A review written by Christine Christiansen posted on kpn.dk (Danish)..
Chopin genius went to the keyboard in the Tivoli
Polish Rafał Blechacz interpreting Chopin's piano works with power and sensitivity in his solo recital in Tivoli.
The concert was made possible in cooperation with the Embassy of the Republic of Poland and the city of Warsaw to celebrate Poland's takeover of the Presidency of the EU Council on 1st of July 2011.
When I heard last winter Polish Rafał Blechacz playing Chopin's Piano Concerto No. 2 in Warsaw to mark the 200th anniversary of the composer’s birth, he seemed remarkably shy in front of his audience.
But his interpretation of Chopin burned into the body and soul. Rarely have I heard a pianist shape the romantic composer's phrases so imaginative and free.
It was also Blechacz’s interpretation of Chopin, which stood as the most immediate and intense during his solo recital in Tivoli Concert Hall Monday. The 25-year-old Polish pianist dedicated the entire second part of the concert to his compatriot. First with the virtuosic Ballade No. 1, which Blechacz modeled forward on the keyboard in a seamless flow. The same with Chopin's Polonaise No. 1 and 2 - pushing forward with energy and freshness.
Blechacz with the wild, curly hair, the sunken eyes, and the large suit is a pianist who knows how to channel all his physical resources into the keyboard. The power of his touch was enormous, and it was fascinating to study his lofty position, the athletic arms and the strong, nimble fingers, which always came in Chopin's tightly woven, sonorous passages. The hands were so sweaty that Blechacz had to pull out a handkerchief and polish the keys down before he could move smoothly and elegantly through four more subdued mazurkas by Chopin. He rounded off the 2nd half for Chopin with Ballade No 2 where the cathedral was built up in a shower of sounds.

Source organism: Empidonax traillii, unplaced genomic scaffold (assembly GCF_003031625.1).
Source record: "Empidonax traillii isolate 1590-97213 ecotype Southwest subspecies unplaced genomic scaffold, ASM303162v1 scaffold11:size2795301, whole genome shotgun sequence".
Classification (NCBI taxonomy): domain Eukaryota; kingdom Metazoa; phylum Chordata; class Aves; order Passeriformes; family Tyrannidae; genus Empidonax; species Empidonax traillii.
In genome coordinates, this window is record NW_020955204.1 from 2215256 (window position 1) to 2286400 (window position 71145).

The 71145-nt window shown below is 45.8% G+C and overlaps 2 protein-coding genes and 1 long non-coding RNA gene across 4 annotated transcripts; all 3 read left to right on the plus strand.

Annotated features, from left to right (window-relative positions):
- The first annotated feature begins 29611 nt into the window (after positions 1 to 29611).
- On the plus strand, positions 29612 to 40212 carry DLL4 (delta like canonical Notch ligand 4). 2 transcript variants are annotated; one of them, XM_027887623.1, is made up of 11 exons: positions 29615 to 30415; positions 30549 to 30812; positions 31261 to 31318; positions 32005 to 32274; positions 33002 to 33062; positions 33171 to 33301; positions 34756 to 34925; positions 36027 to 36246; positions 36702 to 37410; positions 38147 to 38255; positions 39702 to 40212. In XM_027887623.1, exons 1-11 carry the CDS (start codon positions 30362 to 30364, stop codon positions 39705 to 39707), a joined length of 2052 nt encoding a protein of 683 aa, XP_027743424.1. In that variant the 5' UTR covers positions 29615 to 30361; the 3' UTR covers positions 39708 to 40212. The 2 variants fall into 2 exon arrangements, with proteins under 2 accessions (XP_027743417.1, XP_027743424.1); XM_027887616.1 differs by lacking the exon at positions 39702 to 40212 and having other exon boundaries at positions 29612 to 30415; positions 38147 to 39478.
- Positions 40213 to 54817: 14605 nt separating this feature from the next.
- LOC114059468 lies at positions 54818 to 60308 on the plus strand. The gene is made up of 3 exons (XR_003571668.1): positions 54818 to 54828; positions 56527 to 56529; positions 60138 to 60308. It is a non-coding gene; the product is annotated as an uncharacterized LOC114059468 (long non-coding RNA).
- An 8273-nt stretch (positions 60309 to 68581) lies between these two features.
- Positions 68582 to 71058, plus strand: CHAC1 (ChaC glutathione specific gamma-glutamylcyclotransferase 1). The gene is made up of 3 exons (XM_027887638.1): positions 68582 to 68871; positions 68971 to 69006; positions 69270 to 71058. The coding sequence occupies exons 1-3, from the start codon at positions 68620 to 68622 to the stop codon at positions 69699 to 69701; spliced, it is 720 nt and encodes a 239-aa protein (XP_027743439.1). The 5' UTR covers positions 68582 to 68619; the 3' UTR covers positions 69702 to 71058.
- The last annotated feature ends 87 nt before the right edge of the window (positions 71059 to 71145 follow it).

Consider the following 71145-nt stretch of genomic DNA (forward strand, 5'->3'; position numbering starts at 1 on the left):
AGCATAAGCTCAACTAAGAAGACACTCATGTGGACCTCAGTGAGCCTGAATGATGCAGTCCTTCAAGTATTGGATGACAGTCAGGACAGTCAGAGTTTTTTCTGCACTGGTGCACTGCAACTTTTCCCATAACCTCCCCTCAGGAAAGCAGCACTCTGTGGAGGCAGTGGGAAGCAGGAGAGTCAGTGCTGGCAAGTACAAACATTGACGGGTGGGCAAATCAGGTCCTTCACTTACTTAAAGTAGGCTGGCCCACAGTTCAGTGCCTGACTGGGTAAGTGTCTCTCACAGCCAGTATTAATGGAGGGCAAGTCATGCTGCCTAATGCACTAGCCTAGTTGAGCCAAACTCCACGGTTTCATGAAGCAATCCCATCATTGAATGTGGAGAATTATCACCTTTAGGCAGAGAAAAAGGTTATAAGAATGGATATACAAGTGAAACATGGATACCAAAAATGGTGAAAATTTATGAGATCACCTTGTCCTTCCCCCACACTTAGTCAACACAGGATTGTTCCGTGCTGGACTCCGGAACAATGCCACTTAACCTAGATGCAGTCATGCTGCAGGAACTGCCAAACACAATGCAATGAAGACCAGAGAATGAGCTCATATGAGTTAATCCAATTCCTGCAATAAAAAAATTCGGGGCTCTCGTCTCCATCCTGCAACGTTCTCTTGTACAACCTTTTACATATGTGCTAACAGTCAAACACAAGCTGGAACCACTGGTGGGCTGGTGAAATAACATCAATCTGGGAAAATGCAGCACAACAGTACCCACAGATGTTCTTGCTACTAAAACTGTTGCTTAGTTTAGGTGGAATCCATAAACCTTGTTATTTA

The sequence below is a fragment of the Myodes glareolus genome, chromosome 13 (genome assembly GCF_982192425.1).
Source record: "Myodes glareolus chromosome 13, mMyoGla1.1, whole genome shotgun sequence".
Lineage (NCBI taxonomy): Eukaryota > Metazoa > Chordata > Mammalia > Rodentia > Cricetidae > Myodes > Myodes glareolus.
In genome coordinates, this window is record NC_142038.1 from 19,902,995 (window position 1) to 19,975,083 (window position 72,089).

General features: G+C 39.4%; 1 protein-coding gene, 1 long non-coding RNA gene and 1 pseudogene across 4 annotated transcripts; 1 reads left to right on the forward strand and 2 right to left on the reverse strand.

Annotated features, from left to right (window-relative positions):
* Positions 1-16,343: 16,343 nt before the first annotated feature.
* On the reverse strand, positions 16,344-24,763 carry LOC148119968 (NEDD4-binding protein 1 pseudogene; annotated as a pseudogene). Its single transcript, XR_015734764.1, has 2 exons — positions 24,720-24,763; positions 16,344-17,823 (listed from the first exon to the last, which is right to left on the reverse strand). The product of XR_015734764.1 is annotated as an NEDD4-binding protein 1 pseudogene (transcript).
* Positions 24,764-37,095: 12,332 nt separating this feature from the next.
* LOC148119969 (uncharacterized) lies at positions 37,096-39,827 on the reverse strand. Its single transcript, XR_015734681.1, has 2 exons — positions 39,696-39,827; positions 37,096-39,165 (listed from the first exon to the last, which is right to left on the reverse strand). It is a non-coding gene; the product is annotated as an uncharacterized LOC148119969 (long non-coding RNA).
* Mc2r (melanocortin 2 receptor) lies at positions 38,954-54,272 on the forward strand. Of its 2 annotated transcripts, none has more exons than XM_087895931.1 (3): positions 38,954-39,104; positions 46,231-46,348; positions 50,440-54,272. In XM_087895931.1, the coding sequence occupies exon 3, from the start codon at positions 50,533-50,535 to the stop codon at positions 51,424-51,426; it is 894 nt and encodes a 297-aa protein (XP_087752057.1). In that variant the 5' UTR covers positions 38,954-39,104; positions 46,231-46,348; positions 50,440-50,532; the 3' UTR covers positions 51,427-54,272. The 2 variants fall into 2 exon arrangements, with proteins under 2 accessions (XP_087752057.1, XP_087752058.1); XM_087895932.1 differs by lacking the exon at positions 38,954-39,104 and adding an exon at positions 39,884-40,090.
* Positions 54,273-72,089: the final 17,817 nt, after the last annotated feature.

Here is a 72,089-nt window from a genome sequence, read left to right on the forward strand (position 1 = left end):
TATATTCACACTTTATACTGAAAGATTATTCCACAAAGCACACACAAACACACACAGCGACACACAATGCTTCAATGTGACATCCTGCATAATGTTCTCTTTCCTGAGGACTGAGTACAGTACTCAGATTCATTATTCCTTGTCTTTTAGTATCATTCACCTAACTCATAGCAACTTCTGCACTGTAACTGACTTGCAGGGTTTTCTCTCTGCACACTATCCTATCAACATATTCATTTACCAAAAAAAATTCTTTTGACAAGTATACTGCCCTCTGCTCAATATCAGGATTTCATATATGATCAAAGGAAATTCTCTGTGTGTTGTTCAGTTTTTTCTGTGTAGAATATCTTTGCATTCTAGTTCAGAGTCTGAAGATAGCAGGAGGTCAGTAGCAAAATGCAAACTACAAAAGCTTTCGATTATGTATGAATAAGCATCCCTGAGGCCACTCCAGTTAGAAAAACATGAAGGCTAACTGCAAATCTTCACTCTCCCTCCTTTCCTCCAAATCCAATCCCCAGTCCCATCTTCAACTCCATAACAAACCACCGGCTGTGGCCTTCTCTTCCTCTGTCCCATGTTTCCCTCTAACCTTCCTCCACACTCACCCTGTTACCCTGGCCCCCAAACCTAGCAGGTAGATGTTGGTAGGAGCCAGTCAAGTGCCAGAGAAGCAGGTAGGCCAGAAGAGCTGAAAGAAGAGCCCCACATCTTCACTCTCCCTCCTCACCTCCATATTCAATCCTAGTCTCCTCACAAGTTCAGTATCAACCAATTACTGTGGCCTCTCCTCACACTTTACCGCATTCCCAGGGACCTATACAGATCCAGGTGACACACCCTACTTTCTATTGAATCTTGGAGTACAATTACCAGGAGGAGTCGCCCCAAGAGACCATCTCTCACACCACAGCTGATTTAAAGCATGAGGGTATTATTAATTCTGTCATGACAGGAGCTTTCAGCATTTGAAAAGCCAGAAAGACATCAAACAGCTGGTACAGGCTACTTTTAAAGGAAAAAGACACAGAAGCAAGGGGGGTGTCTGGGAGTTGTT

But the first part of the concert contained interesting moments. In Mozart's variations on the French ballad opera, Lison Dormait, Blechacz showed his sense of delicate nuances. The interpretation of the repeated echo effects sounded just a little too mechanical. Pastel colors of Debussy's "L'isle Joyeuse" were structured as a fragile thread in a frantic tempo. And then Blechacz should be commended for spreading an unfamiliar work like Sonata in C minor by Polish Szymanowski.
"It's entertaining in one way or another," a concertgoer characterized the sonata during the break.
The work contains echoes of both Chopin and Russian Scriabin. Especially the colorful final movement was a bombardment of styles and moods.
In 2005 Rafał Blechacz won everything there, winning the main and special awards at the prestigious Chopin piano competition in Poland.
It was the springboard to the international pianist career and the exclusive contract with the record company Deutsche Grammophon. Although he still seems shy and somewhat closed about himself on stage, he say all is his Chopin interpretations. Impressive.
(End of review)
The description of how effectively Blechacz uses his physical strength to create the sound was interesting and reminded me of another review from SF in 2008.
".....Blechacz has fingers of steel and plenty of stamina, but more rewardingly, he has a distinctive point of view. His Chopin is a far cry from the droopy, speculative rhapsodist that so many pianists give us; in Blechacz's world, Chopin is a vigorous, forthright presence, ......"
".....If many pianists take a magician's approach to Chopin, full of elusive misdirection and surprising effects, Blechacz is more like a purveyor of vintage watches. He has these ingenious, almost miraculous devices in his case, and his technique is to crack each one open and show you how the gears and wheels operate".
(by Joshua Kosman, SF Chronicle Music Critic)
Another review written by Thomas Michelsen (Danish)
The other review by Jacob Holm (Danish) (charged service)
I'll not translate them...